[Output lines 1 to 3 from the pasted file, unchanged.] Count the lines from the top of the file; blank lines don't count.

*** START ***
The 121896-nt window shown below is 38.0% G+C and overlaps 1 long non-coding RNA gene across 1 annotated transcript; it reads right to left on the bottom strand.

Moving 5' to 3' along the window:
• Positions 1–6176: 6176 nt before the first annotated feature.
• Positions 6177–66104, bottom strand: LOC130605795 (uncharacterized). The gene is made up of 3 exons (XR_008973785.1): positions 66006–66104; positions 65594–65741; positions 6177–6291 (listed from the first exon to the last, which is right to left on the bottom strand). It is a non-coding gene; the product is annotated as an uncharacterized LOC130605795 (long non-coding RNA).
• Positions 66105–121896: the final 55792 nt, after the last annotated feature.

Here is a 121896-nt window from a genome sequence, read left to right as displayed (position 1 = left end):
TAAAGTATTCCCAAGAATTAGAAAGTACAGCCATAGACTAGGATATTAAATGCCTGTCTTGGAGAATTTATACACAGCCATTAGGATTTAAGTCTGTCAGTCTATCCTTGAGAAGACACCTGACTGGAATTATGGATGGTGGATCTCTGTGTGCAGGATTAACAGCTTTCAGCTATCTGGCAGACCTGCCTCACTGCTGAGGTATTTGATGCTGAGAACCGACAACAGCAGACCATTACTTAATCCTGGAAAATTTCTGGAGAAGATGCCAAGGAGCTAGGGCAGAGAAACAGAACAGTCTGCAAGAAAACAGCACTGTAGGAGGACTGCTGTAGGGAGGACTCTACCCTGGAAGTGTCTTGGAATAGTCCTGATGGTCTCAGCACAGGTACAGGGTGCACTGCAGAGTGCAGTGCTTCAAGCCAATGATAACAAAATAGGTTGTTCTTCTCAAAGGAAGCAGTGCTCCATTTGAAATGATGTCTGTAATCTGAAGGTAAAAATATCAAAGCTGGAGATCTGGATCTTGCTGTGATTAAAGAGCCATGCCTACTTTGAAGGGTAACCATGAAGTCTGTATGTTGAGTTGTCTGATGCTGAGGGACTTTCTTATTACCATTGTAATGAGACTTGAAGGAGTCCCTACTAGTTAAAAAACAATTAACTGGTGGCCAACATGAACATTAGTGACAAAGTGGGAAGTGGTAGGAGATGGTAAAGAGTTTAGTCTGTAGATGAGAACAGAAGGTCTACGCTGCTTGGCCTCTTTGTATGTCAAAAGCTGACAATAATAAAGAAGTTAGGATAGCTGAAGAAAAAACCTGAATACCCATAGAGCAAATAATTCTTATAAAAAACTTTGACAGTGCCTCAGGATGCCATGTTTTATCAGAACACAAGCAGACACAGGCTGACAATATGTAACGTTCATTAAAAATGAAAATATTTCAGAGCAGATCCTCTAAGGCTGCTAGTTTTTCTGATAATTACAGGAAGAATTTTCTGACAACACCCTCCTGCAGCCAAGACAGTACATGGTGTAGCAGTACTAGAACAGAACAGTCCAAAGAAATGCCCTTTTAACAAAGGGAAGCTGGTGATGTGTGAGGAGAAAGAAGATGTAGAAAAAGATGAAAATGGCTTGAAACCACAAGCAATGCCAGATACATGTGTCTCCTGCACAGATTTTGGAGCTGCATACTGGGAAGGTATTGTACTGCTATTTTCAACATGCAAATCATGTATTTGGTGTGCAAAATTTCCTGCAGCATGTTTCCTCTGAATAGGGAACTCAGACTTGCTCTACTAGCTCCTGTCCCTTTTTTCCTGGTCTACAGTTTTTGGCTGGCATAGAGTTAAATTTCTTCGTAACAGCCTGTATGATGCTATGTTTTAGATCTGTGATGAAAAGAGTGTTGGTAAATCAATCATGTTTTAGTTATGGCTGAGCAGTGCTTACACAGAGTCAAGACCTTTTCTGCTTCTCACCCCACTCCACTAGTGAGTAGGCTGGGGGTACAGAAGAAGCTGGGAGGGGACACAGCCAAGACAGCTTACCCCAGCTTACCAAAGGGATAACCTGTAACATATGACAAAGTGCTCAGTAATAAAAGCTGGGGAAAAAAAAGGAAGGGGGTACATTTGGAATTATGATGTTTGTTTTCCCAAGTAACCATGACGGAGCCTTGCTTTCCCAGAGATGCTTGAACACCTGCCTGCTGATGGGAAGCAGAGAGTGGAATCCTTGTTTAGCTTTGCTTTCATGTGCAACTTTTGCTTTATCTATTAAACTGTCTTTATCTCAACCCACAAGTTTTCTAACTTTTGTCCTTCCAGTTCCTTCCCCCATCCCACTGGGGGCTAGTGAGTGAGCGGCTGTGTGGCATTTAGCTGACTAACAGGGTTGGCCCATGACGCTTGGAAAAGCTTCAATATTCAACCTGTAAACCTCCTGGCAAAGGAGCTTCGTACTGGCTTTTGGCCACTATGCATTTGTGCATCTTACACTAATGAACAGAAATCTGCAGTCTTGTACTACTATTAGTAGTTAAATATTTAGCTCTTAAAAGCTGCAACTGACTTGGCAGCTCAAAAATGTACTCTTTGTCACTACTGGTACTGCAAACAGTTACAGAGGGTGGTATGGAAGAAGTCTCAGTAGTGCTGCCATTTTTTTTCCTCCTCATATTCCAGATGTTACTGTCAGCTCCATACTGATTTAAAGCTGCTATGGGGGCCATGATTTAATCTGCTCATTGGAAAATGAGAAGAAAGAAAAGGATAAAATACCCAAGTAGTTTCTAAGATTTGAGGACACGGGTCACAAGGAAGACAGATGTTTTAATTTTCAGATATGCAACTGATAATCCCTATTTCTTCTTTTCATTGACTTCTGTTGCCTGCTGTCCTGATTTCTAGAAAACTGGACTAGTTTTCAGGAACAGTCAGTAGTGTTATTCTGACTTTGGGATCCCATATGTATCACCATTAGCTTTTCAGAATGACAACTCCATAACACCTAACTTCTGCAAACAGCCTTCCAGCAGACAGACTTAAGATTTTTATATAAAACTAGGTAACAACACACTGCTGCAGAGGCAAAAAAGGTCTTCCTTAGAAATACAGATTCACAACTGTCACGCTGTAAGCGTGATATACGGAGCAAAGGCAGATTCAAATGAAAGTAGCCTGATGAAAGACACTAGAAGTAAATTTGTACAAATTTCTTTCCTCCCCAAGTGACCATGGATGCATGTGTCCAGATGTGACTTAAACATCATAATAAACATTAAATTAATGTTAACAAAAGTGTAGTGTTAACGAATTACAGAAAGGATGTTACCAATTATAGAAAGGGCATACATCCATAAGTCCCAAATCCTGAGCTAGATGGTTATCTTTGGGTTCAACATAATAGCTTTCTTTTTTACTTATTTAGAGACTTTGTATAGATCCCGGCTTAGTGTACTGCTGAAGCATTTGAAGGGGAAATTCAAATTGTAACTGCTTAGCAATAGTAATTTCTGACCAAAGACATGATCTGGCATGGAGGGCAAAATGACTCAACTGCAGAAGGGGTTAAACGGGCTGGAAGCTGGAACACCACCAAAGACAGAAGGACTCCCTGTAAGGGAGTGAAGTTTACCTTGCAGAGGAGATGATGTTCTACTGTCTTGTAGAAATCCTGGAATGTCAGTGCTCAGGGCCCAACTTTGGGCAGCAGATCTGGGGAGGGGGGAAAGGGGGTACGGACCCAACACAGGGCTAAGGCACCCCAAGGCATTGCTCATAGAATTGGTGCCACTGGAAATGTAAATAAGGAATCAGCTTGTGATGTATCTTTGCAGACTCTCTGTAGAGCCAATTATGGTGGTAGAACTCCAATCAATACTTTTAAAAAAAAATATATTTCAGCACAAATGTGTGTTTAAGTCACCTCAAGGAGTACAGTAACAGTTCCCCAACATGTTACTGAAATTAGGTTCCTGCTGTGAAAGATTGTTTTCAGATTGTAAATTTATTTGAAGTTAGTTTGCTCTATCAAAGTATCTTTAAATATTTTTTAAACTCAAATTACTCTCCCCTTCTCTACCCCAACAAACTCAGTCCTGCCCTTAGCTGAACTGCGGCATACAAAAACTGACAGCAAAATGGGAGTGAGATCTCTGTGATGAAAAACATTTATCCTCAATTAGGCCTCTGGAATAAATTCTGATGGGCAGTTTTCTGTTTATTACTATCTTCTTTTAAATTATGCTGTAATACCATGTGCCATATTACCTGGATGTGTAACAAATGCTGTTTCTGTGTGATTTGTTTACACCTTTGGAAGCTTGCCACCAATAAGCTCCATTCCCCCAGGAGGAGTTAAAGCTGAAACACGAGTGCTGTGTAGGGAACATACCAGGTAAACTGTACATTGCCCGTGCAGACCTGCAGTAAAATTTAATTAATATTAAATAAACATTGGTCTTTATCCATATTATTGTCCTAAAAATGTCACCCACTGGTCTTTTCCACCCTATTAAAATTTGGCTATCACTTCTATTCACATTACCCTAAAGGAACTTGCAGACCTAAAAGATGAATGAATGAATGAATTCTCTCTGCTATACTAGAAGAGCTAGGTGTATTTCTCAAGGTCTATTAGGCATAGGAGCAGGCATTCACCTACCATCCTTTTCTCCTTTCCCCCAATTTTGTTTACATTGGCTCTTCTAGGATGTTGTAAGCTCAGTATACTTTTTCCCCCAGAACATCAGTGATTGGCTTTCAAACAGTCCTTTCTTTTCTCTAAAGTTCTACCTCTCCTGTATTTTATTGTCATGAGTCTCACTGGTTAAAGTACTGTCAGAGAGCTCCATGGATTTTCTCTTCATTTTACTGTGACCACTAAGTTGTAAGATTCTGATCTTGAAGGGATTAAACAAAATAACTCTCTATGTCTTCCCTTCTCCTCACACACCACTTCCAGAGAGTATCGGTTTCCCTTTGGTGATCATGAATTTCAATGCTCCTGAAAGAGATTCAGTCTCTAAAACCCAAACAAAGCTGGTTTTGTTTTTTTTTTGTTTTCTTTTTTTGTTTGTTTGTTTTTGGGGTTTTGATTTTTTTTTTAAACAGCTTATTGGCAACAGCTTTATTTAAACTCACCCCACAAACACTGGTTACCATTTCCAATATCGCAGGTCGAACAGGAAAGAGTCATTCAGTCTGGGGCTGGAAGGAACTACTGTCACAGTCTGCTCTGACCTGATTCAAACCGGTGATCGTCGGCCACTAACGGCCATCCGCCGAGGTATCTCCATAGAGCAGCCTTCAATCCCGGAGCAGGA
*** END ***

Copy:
The 121896-nt window shown below is 38.0% G+C and overlaps 1 long non-coding RNA gene across 1 annotated transcript; it reads right to left on the bottom strand.

Moving 5' to 3' along the window:
• Positions 1–6176: 6176 nt before the first annotated feature.